Layers Of Abstraction — What Are They And Why Do They Matter?
Sometimes we can understand concepts without ever ‘knowing‘ the concept. As an example; few people would claim to ‘know‘ how learning occurs, however we are all capable of learning. Clearly the understanding of, and ability to do so, are quite separate skill sets.
Layers of abstraction is one such concept — we make use of layers of abstraction every day and yet it allows us to better understand the world in which we work. Take for example, the never-ending debate as to whether WYSIWYG editors or plain text editors are better; whilst each camp have their own set-in-stone, definitive views, the question should be less about ‘what’s best‘ and rather about ‘with which layer of abstraction am I most comfortable‘.
Layers of abstraction can be most succinctly defined as tools, classifications and technologies we use to simplify and arrange our interactions into manageable groupings. Or in less words; tools we use to make complex tasks… simpler.
A great example of layers of abstraction at work can be seen in the typical setup of any University/College, first there is the University, then the Social Sciences division, then the Business School, lower down the levels still, we get the Entrepreneurship department before finally getting the Undergraduate class on Business Startups. Each layer exists simply to explain how each part relates to the others and make the management and organization of them a more realistic task.
There are limitless applications of this simple concept, even to the extent that its boundaries are not a little blurred — indeed making it rather hard to conceptualize in a succinct way. However if we turn our attention to the world of computing and the professions of web design and development we can see a more useful application of the concept.
At its heart every piece of code ever written requires us to embrace layers of abstraction, each time we add a technology between us and the very silicon which powers the computers of the world, we add a layer of abstraction, something to make the process simpler, cleaner or easier.
The layers of web design & development
Whenever we boot up our computer we introduce, without thinking, numerous layers of abstraction, the electronic signals passed between the silicon chips are converted to binary, which in turn is converted into Machine Code, I think you can see where this is going…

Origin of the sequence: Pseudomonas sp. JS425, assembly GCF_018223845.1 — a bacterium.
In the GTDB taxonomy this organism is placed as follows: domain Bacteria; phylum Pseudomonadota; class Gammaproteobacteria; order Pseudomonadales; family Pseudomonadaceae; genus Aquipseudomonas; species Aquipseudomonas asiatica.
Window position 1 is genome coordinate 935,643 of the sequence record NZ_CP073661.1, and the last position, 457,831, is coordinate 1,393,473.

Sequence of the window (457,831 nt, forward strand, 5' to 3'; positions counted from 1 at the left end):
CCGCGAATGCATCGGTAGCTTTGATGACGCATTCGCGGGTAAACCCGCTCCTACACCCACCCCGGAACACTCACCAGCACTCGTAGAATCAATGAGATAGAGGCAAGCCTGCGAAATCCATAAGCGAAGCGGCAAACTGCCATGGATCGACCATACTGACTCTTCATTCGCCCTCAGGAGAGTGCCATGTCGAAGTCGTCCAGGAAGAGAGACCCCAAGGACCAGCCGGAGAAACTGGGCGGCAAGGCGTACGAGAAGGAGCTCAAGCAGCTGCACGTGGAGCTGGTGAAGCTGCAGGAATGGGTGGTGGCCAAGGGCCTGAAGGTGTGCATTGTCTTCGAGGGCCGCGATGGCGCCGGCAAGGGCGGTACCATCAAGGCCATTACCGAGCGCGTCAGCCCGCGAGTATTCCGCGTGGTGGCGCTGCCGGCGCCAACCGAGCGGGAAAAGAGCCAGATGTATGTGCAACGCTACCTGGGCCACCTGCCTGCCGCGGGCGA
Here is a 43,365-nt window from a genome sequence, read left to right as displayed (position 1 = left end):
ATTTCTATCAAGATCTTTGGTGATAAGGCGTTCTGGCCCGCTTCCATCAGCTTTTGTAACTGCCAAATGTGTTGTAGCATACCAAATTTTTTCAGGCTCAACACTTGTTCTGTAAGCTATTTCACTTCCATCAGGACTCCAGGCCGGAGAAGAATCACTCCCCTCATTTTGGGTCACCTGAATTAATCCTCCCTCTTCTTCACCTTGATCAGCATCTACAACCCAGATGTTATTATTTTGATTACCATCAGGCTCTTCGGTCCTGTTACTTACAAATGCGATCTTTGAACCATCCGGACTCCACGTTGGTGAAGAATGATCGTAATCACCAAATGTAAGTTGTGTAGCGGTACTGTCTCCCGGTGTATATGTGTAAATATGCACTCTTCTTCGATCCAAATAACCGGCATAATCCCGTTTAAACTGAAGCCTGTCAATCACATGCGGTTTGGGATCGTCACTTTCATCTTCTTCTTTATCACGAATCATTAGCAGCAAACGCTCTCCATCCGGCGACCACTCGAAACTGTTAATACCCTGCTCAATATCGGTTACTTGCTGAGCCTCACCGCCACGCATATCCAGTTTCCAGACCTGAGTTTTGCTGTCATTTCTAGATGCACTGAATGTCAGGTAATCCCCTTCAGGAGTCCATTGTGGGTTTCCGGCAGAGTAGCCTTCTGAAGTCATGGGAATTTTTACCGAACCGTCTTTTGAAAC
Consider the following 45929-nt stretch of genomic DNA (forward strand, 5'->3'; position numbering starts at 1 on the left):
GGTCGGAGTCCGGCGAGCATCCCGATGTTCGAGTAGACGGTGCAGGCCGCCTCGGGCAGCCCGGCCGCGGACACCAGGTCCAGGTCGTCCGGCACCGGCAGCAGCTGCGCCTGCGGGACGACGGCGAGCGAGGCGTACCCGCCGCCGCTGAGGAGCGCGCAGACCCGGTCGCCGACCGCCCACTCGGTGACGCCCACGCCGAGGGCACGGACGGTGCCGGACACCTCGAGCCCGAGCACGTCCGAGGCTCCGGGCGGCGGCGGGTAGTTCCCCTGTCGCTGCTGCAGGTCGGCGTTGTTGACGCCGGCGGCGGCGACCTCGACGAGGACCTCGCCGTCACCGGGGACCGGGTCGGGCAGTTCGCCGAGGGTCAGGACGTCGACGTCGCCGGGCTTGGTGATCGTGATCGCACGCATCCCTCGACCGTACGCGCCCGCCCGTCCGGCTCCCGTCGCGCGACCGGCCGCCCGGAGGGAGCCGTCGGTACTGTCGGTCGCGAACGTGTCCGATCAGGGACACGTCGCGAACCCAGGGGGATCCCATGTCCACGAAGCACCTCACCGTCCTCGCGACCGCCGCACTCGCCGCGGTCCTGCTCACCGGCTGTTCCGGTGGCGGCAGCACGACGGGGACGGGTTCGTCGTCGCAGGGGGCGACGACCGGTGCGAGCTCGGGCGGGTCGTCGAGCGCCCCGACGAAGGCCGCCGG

Eventually we get the web browsers, which we create content for, that themselves provide a layer of abstraction from native code on our users platform of choice. The same applies to our image or code editors, themselves layers of abstraction away from further, less human-friendly, code.
So why does it matter?
Aside from helping us understand why other designers and developers have different preferences for tools to us, layers of abstraction provide a useful framework within which to view the web as a whole.
When creating a new-site a developer must consider at which layer the client will be most comfortable and at which layer they are most comfortable being. Is the client totally unversed in all things web-related, unknowing of the differences between PHP, HTML and PNGs, or are they tech-savvy, closet-geeks, who want control over even the finest of details.
Whilst we often assume clients are perfectly happy with WordPress or our CMS of choice, it can often be the case that they would prefer a more detailed level of control over their content, perfectly happy to write the HTML of each article by hand. I for one find myself in WordPress’ HTML view far more often then the Visual view.
So what’s the solution
As an industry there is a need for us to move away from a ‘one-size-fits-all‘ mentality when it comes to CMS and client sites in general. Sure WordPress is a brilliant system, but the IT department at an engineering firm may be far more comfortable writing their own HTML, sometimes we need to allow for exceptions to the rule and consider each unique user.
That said there is obviously an important case to be made for WYSIWYG editors and their place in most modern CMSs. Often the very reason you, as a designer or developer, have been employed to work on their project is because they, themselves are not capable or confident enough to manage it — that or they are simply too busy with other things.
Layers of Abstraction — what and why
In short we utilize layers of abstraction every day without realizing it, both in the process of our work and the product of our work.
Sometimes however we need to be aware of how we impose layers of abstraction on our users and clients — being aware of how others work and what level of abstraction they are comfortable with will not only improve the client and user experience we provide but also allow us to better understand them.
I hope you enjoyed this article! Feel free to chime in and leave a comment below :)